• IoT deployments are accelerating: 38% of manufacturers are now offering IoT-driven products and services; an additional 48% are currently in the process of developing them
  • About half of manufacturers (47%) currently offering IoT products and services are selling customer-managed IoT platforms (i.e., selling a bundling of product and IoT service, related data-gathering and analysis technology, and software)
  • Over the next five years, manufacturers expect that the revenue driven by IoT-based products and services will increase by an average 10% of total company revenue
  • The most common reasons manufacturers offer IoT-driven products and services are: 1) competitive pressures; 2) prospects for new revenue and return on investment; and 3) customer demand
  • Only 14% of manufacturers surveyed say they have created go-to-market IoT strategies, and roughly half are in the creation process, suggesting that some companies are offering IoT products without a clear strategy to market those products

What our findings tell us

For those looking to advance their position in the IoT race, our findings inform five overarching recommendations manufacturers should consider.

  1. Identify do-able, realistic entry points (or expansion plans) into the IoT products and services market—your competitors likely already have a strategy.
  2. Define and demonstrate how IoT products and services create value for your customers and your company. Be agile at proof-of-concept stage and be prepared to move swiftly past early challenges.
  3. Develop effective IoT go-to-market strategies to effectively support your IoT products and services offerings.
  4. Create scalable and future-proof IoT business models and promote an entrepreneurial culture to develop them.
  5. Learn from your products and your customers to improve, accelerate, and scale up your IoT products and services.

Enter the IoT race (it may no longer be optional)

According to our survey, nearly 90% of industrial manufacturers are either currently offering IoT-driven products and services to customers or are in the process of developing them. This compares to a 2015 PwC survey of US manufacturers which found only 69% of manufacturers had either been embedding sensors in products that enable end-users/customers to collect the data or planned to do so in the future. (5) Arguably the greatest value may be created, however, through the analytics and insights delivered to the organization (and its customers) leveraging collected data. As with any emerging technology, some enterprises will grapple with entry timing, unsure whether they might be too late—or even too early—in their adoption strategies.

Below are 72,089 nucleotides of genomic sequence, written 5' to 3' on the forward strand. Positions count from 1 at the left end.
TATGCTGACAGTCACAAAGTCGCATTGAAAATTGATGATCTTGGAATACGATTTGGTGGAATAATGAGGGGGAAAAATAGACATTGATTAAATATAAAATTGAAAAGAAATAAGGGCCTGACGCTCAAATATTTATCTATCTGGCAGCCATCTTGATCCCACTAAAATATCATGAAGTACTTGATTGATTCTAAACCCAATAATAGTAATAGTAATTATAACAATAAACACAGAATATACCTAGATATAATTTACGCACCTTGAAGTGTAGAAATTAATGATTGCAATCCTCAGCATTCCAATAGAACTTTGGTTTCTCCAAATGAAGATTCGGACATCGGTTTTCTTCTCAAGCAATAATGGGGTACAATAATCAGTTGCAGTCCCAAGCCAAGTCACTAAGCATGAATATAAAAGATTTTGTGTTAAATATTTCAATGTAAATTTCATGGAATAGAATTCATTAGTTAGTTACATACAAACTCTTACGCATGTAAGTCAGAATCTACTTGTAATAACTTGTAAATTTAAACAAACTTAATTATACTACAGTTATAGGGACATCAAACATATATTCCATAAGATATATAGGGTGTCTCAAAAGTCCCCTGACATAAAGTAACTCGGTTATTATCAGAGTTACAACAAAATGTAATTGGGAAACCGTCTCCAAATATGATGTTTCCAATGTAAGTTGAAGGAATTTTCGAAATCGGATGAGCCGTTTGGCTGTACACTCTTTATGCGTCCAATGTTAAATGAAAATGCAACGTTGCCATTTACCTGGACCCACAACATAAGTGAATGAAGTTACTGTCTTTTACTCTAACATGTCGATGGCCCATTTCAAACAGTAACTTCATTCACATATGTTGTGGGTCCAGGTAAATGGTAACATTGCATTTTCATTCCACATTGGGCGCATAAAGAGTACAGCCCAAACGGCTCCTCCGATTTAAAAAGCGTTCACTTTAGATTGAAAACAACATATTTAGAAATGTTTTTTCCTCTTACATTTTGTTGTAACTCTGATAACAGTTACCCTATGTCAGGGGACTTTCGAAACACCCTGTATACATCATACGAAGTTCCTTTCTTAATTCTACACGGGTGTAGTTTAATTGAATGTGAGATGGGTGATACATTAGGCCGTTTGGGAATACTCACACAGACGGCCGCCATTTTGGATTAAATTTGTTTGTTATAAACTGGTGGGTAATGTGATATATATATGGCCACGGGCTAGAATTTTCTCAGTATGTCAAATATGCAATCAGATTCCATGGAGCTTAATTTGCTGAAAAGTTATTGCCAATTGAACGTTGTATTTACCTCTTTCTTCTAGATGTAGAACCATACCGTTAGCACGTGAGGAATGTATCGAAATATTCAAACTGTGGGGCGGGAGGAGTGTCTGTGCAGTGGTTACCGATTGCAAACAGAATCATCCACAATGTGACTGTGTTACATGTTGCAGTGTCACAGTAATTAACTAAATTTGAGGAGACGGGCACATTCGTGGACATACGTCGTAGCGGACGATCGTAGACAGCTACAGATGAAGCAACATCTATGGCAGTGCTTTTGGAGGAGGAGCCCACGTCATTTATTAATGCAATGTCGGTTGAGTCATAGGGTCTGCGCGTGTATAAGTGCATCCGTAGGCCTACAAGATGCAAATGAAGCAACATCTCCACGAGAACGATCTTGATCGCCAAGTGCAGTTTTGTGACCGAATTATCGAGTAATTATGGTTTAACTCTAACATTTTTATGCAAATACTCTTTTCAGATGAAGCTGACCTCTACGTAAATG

This is easy to understand. There are myriad considerations. IoT products cover a vast breadth of sophistication. Consider Rolls Royce's IoT-driven "engine health management," an industrial-use case that monitors thousands of jet engines globally using sensors and live satellite feeds to gather performance data used for proactive maintenance. (6) But IoT can smarten up simpler, consumer-case, applications, too. Take Memphis, Tennessee-based Hunter Fan Company, which updated the 103-year-old electric fan by equipping it with sensors for an automated home solution which allows control of the fan through a hand-held remote, or from anywhere in the world, via a smart-phone app. (7)

On another front, 31% of manufacturers are also implementing IoT-related enhancements to their internal operations, and 56% are exploring this path, according to our survey. They are cutting costs though IoT-driven operational and supply chain efficiencies and predictive maintenance of assets. Interestingly, 23% of manufacturers surveyed are now both deploying IoT internally and offering IoT products and services to customers.

Nearly 90% of US manufacturers are developing or already offering IoT products and services

Nearly 90% of US manufacturers are developing or already offering IoT products and services